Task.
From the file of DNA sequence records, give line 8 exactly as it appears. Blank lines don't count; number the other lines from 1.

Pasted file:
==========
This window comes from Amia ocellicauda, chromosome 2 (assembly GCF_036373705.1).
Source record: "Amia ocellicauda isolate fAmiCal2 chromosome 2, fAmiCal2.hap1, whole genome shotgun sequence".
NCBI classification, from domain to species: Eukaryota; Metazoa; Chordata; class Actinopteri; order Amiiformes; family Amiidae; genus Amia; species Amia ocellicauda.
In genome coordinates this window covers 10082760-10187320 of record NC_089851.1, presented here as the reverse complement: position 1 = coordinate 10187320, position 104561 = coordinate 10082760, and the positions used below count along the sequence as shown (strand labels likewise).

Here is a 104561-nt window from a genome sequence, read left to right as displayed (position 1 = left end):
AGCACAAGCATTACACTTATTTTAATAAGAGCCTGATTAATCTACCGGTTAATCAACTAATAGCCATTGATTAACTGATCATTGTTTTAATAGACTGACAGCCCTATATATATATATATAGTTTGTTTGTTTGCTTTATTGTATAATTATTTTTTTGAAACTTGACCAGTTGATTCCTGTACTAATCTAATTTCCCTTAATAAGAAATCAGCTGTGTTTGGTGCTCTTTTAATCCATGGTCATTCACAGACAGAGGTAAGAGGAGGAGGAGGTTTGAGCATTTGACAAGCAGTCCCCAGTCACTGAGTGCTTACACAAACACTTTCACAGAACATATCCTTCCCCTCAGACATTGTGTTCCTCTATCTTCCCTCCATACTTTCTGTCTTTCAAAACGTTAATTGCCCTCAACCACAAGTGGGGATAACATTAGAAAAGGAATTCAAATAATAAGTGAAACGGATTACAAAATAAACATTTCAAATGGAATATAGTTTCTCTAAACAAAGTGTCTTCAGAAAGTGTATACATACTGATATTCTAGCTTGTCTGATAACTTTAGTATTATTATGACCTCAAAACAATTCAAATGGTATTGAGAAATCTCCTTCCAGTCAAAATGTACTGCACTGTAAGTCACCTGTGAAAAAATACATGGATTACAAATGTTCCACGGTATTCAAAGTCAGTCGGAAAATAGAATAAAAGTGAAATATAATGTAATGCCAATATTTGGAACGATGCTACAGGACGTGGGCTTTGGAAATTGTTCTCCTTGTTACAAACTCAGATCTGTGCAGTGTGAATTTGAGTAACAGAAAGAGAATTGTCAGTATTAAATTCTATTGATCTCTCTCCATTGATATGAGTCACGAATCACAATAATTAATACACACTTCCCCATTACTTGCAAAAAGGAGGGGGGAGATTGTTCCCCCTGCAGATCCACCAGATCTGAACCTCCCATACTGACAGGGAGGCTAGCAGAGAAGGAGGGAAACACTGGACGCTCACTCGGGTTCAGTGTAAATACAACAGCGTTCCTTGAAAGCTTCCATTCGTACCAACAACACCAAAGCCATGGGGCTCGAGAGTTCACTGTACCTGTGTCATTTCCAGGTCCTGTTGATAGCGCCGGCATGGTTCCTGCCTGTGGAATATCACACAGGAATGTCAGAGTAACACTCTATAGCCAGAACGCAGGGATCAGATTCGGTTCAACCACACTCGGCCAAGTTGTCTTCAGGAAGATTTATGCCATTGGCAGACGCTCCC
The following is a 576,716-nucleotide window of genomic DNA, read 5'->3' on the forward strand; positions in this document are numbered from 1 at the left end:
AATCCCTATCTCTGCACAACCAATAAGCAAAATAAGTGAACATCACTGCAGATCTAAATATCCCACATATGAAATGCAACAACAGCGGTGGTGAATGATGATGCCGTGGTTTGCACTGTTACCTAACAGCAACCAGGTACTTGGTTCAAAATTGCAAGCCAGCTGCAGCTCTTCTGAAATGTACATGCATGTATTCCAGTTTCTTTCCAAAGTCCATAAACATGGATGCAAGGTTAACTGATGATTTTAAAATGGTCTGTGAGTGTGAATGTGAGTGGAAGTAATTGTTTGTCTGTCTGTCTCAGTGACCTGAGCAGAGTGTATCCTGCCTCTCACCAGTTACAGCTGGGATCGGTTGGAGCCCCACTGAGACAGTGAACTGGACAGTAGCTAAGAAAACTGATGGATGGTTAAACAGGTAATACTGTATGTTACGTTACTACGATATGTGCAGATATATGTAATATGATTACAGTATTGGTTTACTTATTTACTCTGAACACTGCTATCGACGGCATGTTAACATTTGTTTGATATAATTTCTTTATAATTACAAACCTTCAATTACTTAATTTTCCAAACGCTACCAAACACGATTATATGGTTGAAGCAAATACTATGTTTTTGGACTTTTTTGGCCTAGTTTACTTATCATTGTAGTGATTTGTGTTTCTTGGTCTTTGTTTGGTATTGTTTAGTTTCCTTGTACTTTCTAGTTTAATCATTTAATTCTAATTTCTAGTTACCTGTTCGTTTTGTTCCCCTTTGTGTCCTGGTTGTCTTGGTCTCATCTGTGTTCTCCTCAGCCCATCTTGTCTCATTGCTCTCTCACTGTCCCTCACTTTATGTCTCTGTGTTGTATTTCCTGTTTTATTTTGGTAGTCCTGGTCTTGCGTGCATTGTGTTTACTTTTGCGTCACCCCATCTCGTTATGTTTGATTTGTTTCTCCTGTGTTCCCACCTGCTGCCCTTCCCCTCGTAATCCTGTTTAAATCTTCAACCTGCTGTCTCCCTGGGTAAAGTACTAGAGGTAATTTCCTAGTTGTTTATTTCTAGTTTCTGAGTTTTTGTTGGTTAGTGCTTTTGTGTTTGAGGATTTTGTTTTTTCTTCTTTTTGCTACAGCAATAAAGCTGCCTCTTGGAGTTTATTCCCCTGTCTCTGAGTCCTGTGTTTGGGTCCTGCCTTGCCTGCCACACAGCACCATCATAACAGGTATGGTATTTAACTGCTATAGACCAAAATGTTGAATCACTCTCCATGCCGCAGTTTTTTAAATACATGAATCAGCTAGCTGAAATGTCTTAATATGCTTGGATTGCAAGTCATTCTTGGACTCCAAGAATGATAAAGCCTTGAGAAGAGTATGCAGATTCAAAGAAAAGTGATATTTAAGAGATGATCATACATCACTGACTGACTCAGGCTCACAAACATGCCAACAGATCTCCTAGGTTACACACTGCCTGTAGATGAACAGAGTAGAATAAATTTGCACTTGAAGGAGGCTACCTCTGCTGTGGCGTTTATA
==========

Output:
AATCCCTATCTCTGCACAACCAATAAGCAAAATAAGTGAACATCACTGCAGATCTAAATATCCCACATATGAAATGCAACAACAGCGGTGGTGAATGATGATGCCGTGGTTTGCACTGTTACCTAACAGCAACCAGGTACTTGGTTCAAAATTGCAAGCCAGCTGCAGCTCTTCTGAAATGTACATGCATGTATTCCAGTTTCTTTCCAAAGTCCATAAACATGGATGCAAGGTTAACTGATGATTTTAAAATGGTCTGTGAGTGTGAATGTGAGTGGAAGTAATTGTTTGTCTGTCTGTCTCAGTGACCTGAGCAGAGTGTATCCTGCCTCTCACCAGTTACAGCTGGGATCGGTTGGAGCCCCACTGAGACAGTGAACTGGACAGTAGCTAAGAAAACTGATGGATGGTTAAACAGGTAATACTGTATGTTACGTTACTACGATATGTGCAGATATATGTAATATGATTACAGTATTGGTTTACTTATTTACTCTGAACACTGCTATCGACGGCATGTTAACATTTGTTTGATATAATTTCTTTATAATTACAAACCTTCAATTACTTAATTTTCCAAACGCTACCAAACACGATTATATGGTTGAAGCAAATACTATGTTTTTGGACTTTTTTGGCCTAGTTTACTTATCATTGTAGTGATTTGTGTTTCTTGGTCTTTGTTTGGTATTGTTTAGTTTCCTTGTACTTTCTAGTTTAATCATTTAATTCTAATTTCTAGTTACCTGTTCGTTTTGTTCCCCTTTGTGTCCTGGTTGTCTTGGTCTCATCTGTGTTCTCCTCAGCCCATCTTGTCTCATTGCTCTCTCACTGTCCCTCACTTTATGTCTCTGTGTTGTATTTCCTGTTTTATTTTGGTAGTCCTGGTCTTGCGTGCATTGTGTTTACTTTTGCGTCACCCCATCTCGTTATGTTTGATTTGTTTCTCCTGTGTTCCCACCTGCTGCCCTTCCCCTCGTAATCCTGTTTAAATCTTCAACCTGCTGTCTCCCTGGGTAAAGTACTAGAGGTAATTTCCTAGTTGTTTATTTCTAGTTTCTGAGTTTTTGTTGGTTAGTGCTTTTGTGTTTGAGGATTTTGTTTTTTCTTCTTTTTGCTACAGCAATAAAGCTGCCTCTTGGAGTTTATTCCCCTGTCTCTGAGTCCTGTGTTTGGGTCCTGCCTTGCCTGCCACACAGCACCATCATAACAGGTATGGTATTTAACTGCTATAGACCAAAATGTTGAATCACTCTCCATGCCGCAGTTTTTTAAATACATGAATCAGCTAGCTGAAATGTCTTAATATGCTTGGATTGCAAGTCATTCTTGGACTCCAAGAATGATAAAGCCTTGAGAAGAGTATGCAGATTCAAAGAAAAGTGATATTTAAGAGATGATCATACATCACTGACTGACTCAGGCTCACAAACATGCCAACAGATCTCCTAGGTTACACACTGCCTGTAGATGAACAGAGTAGAATAAATTTGCACTTGAAGGAGGCTACCTCTGCTGTGGCGTTTATA